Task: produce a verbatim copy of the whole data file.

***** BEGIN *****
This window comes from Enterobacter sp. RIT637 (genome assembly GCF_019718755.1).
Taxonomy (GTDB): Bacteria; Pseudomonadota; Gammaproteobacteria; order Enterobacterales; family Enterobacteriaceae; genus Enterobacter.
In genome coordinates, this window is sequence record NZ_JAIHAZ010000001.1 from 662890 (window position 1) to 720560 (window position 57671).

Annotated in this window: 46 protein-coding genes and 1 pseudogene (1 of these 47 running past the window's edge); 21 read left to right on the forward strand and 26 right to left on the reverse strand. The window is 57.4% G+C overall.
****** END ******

This window comes from Enterobacter sp. RIT637 (genome assembly GCF_019718755.1).
Taxonomy (GTDB): Bacteria; Pseudomonadota; Gammaproteobacteria; order Enterobacterales; family Enterobacteriaceae; genus Enterobacter.
In genome coordinates, this window is sequence record NZ_JAIHAZ010000001.1 from 662890 (window position 1) to 720560 (window position 57671).

Annotated in this window: 46 protein-coding genes and 1 pseudogene (1 of these 47 running past the window's edge); 21 read left to right on the forward strand and 26 right to left on the reverse strand. The window is 57.4% G+C overall.